And that voice, I wasn't sure what to make of it, but I was instantly in love with it. The song was "Gimme Some Lovin" by the Spencer Davis Group, and the voice belonged to little "Stevie" Winwood, who was still a teenager at the time he first made his mark in music. His tenure with the Spencer Davis Group also included a song which would be a hit not only for himself, but for every garage band playing at that time. "I'm A Man," was later covered by Chicago for their first album The Chicago Transit Authority.

Next career step for Winwood was not too shabby. Along with Jim Capaldi, Dave Mason and Chris Wood, Winwood formed Traffic. Let's not even start on their vision and influence on rock music. Think "Feelin' Alright," or "Dear Mr. Fantasy," or "Pearly Queen," or the entirety of John Barleycorn Must Die and Low Spark of High Heeled Boys.

So where do you go from there? Well, I guess it's time to form a supergroup. Let's pull in some friends by the names of Ric Grech, Ginger Baker and oh, how about Eric Clapton, and see what happens. One album was what happened, the self-titled Blind Faith album. Without that album, we might never have heard "Can't Find My Way Home," and wouldn't our lives have been a bit less joyful, if we hadn't.

It was then time to take a break from the intensity of a major band, so Winwood did session work, got together with various incarnations of Traffic, even recording John Barleycorn during this period. Approaching the 1980s, Winwood went solo, not a bad career move at all. The timing could not have been better. First the Arc of a Diver album, followed by Talking Back to the Night and the extremely successful, Back in the High Life.

Steve Winwood was a boy when he began his professional music career. Today he turns 66.

Happy Birthday.


Tuesday, May 6, 2014

Working on Some Night Moves

Bob Seger turns 69 today. It's been a while since I had y'all sit back and listen to some lyrics, so why not today.

While not complex or inspiring deep thought, Seger always had a way to hit the nail on the head. Whether it's the anthem to us baby boomers and our view of music "Old Time Rock n' Roll," or the life of an outsider on the road in "Turn The Page," Seger takes a familiar situation and makes it instantly personal. It's so easy to understand, because in one way or another, we've all had those moments in life.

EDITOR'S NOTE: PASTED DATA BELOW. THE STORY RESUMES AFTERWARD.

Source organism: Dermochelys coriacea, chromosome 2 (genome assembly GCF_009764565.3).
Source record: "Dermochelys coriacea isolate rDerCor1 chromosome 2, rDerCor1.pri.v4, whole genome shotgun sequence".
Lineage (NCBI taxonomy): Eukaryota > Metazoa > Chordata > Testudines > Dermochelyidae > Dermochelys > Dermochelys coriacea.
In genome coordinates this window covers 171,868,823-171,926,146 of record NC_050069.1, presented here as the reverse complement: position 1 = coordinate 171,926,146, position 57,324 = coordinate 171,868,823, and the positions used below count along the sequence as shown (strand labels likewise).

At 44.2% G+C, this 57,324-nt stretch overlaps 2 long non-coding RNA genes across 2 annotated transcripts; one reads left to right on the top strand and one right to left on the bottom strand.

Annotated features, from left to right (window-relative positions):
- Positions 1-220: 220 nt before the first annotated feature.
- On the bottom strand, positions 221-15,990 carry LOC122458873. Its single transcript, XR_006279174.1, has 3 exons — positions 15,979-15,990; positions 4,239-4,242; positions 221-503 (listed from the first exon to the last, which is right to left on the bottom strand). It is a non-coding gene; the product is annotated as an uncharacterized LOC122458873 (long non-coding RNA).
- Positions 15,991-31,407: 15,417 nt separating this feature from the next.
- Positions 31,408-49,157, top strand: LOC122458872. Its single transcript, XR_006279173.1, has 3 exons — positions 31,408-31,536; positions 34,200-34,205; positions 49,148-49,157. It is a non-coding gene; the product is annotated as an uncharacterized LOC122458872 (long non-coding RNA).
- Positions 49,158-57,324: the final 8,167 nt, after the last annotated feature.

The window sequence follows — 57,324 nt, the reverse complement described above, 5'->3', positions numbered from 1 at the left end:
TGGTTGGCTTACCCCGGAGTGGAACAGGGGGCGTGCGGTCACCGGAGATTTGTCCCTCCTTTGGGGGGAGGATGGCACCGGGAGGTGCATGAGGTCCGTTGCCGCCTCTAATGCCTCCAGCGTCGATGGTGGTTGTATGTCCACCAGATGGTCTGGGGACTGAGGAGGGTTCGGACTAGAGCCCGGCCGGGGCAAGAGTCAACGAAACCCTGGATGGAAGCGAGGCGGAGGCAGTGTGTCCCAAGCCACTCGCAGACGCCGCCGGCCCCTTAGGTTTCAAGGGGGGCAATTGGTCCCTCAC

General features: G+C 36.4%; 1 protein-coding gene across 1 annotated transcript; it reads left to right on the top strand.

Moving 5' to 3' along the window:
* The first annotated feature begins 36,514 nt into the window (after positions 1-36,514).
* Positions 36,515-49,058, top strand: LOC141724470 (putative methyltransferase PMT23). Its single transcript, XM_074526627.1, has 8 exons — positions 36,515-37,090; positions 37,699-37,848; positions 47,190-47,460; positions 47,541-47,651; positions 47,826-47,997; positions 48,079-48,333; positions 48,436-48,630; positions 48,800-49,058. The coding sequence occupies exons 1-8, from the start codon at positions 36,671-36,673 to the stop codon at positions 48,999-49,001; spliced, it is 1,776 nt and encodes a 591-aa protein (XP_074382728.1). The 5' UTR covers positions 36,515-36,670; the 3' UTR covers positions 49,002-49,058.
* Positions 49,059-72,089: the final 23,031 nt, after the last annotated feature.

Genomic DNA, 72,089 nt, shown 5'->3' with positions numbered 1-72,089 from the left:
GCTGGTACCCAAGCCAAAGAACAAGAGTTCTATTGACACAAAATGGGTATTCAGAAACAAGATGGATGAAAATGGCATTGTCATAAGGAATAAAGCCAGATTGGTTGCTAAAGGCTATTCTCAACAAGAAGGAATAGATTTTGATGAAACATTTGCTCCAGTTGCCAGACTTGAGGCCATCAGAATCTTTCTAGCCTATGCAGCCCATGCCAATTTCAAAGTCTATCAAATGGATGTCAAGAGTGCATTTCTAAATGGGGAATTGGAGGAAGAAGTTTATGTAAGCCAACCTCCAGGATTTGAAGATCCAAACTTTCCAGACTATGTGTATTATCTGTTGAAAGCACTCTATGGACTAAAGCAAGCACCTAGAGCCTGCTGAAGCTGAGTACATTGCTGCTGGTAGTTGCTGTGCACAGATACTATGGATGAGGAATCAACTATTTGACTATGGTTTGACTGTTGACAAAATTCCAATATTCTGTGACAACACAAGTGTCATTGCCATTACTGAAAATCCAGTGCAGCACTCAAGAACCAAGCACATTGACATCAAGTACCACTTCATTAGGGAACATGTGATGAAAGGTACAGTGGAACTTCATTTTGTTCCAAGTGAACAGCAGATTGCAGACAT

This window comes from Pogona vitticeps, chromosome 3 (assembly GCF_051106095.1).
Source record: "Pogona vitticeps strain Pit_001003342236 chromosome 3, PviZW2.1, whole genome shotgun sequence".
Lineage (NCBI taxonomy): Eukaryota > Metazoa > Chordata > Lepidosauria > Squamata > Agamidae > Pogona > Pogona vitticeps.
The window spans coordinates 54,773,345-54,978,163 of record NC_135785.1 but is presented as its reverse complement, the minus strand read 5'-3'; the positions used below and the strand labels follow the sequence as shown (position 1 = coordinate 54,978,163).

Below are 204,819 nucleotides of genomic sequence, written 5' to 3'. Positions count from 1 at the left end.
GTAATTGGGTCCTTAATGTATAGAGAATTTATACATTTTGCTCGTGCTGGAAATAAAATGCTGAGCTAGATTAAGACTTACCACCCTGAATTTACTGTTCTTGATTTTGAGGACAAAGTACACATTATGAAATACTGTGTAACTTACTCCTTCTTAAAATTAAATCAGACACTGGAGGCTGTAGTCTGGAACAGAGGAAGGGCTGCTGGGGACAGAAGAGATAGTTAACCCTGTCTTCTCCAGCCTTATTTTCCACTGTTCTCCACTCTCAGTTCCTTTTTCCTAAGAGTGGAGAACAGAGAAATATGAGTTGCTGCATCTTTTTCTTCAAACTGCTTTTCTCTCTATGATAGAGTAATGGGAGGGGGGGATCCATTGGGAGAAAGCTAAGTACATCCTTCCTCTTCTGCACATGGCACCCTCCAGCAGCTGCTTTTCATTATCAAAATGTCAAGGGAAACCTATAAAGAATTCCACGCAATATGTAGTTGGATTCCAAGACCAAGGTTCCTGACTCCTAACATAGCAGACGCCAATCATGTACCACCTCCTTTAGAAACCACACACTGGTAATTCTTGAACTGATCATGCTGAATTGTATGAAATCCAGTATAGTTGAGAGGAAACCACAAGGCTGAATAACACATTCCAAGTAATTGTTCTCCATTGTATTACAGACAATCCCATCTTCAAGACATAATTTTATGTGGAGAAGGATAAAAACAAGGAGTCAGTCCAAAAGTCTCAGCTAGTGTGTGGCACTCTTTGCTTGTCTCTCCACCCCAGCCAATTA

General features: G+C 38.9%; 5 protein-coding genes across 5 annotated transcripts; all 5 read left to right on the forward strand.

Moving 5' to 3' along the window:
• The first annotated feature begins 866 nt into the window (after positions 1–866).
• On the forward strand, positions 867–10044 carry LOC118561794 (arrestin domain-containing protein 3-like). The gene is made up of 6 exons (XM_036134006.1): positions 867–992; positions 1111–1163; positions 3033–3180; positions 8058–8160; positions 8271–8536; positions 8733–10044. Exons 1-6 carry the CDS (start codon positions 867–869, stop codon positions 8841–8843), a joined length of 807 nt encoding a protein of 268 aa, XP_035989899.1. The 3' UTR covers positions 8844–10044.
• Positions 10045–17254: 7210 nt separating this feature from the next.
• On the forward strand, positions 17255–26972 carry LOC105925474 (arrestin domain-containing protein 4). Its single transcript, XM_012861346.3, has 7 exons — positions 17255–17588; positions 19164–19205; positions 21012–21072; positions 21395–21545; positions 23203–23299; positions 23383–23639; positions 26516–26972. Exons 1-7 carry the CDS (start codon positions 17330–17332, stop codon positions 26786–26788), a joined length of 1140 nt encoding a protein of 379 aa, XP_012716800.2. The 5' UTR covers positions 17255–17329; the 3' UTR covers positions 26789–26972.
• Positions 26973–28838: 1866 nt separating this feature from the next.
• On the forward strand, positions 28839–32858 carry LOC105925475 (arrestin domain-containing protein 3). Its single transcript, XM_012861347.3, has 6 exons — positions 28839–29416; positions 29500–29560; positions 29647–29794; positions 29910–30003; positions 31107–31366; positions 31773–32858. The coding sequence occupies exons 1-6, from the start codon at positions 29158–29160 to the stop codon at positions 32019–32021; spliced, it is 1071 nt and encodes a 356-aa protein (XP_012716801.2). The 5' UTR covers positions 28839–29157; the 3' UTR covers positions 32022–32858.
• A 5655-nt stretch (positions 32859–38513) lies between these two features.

Which brings us to today's lyric lesson. Can you remember hearing "Night Moves" for the first time? I do, and I remember thinking... what? Is he really talking about what I think he's talking about? Remember this was 1976, and songs about sex weren't really being played on Top 40 radio.

"I was a little too tall
Could've used a few pounds
Tight pants points hardly reknown
She was a black-haired beauty with big dark eyes
And points all her own sitting way up high
Way up firm and high"

Perfectly descriptive, setting the mood right off the top.

"Out past the cornfields where the woods got heavy
Out in the back seat of my '60 Chevy
Workin' on mysteries without any clues
Workin' on our night moves"

"Workin' on mysteries without any clues." Without just saying it, can you describe teenage sex better than that?

"And we'd steal away every chance we could
To the backroom, to the alley or the trusty woods
I used her as she used me
But neither one cared
We were gettin' our share
Workin' on our night moves"

Hormones. I guess they unraveled the mysteries... along with some clothes.

"And oh the wonder
We felt the lightning
And we waited on the thunder
Waited on the thunder"

As we all know, sometimes there was thunder, sometimes... eh.

 "Ain't it funny how the night moves
When you just don't seem to have as much to lose
Strange how the night moves
With autumn closing in"

Do we look back on those days with fondness, melancholy or embarrassment? Mostly I think, as a rite of passage. Lessons learned, memories half forgotten, mysteries solved.

Ain't it strange how the night moves?

Words and music by Bob Seger, all rights reserved.

Friday, May 2, 2014

Paul Rodgers @Bergen Performing Arts Center

Paul Rodgers is a rock star.

With a weather forecast predicting rain of biblical proportions, and the temperature closer to mid-October than the end of April, the crowd arriving at the Bergen Performing Arts Center in Englewood NJ, was delighted to get to their seats before the deluge began.

The older crowd was ready to rock. I know this type of crowd very well. They want it loud. They want it to rock, and they want it to rock hard. They were not disappointed.

Opening for Rodgers was the New Jersey based Matt O’ Ree Band. When an audience filled with seasoned concert goers stays in their seats and gives props to the support act, you know the band was firing on all cylinders. O’ Ree on guitar, got his influences from the blues masters, but drop kicks rock rhythms like ashes flicking off the end of a cigarette. Pairing his guitar with Eric Safka as he uses and abuses his B3 organ, and you could see heads nodding in approval while feet were keeping the beat. The band was good and the crowd was sure to let them know.

As former Free, Bad Company, and Queen vocalist Paul Rodgers took the stage, the crowd was already standing. Taking the mic, Rodgers made eye contact with the audience then began to sing.

From the start of “The Sky Is Burning,“ it was evident he hasn’t lost a thing. Vocally, the distinct timbre is still there. Physically, he looks like he hasn’t eaten a cookie in his life. Commanding the stage with every step, Paul Rodgers is still a rock star.

For the rest of the review and why Paul Rodgers is a rock star, jump over to Onstage Magazine "Paul Rodgers @ Bergen Performing Arts Center"